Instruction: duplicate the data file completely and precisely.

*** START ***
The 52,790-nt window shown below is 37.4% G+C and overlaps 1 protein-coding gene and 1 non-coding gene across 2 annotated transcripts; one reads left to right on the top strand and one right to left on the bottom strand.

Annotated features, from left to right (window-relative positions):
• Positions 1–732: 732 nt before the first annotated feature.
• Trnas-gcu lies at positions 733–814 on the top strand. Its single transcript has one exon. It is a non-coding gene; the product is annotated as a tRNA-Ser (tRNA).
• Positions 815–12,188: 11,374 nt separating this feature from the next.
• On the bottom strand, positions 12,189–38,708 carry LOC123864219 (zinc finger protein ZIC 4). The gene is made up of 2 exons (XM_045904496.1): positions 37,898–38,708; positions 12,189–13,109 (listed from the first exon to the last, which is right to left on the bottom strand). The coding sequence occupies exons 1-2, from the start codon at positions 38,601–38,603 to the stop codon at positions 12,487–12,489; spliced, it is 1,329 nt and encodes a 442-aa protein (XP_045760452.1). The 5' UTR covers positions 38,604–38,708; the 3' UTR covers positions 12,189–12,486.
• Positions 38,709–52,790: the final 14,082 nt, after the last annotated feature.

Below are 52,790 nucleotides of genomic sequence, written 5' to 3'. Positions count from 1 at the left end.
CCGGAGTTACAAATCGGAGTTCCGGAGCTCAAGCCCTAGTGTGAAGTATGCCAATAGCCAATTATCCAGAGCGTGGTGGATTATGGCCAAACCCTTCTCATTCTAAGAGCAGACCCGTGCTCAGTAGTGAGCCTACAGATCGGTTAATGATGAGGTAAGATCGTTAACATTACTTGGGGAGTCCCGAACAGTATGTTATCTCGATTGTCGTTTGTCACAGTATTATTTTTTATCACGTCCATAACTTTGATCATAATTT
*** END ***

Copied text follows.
The 52,790-nt window shown below is 37.4% G+C and overlaps 1 protein-coding gene and 1 non-coding gene across 2 annotated transcripts; one reads left to right on the top strand and one right to left on the bottom strand.

Annotated features, from left to right (window-relative positions):
• Positions 1–732: 732 nt before the first annotated feature.
• Trnas-gcu lies at positions 733–814 on the top strand. Its single transcript has one exon. It is a non-coding gene; the product is annotated as a tRNA-Ser (tRNA).
• Positions 815–12,188: 11,374 nt separating this feature from the next.
• On the bottom strand, positions 12,189–38,708 carry LOC123864219 (zinc finger protein ZIC 4). The gene is made up of 2 exons (XM_045904496.1): positions 37,898–38,708; positions 12,189–13,109 (listed from the first exon to the last, which is right to left on the bottom strand). The coding sequence occupies exons 1-2, from the start codon at positions 38,601–38,603 to the stop codon at positions 12,487–12,489; spliced, it is 1,329 nt and encodes a 442-aa protein (XP_045760452.1). The 5' UTR covers positions 38,604–38,708; the 3' UTR covers positions 12,189–12,486.
• Positions 38,709–52,790: the final 14,082 nt, after the last annotated feature.

Below are 52,790 nucleotides of genomic sequence, written 5' to 3'. Positions count from 1 at the left end.
CCGGAGTTACAAATCGGAGTTCCGGAGCTCAAGCCCTAGTGTGAAGTATGCCAATAGCCAATTATCCAGAGCGTGGTGGATTATGGCCAAACCCTTCTCATTCTAAGAGCAGACCCGTGCTCAGTAGTGAGCCTACAGATCGGTTAATGATGAGGTAAGATCGTTAACATTACTTGGGGAGTCCCGAACAGTATGTTATCTCGATTGTCGTTTGTCACAGTATTATTTTTTATCACGTCCATAACTTTGATCATAATTT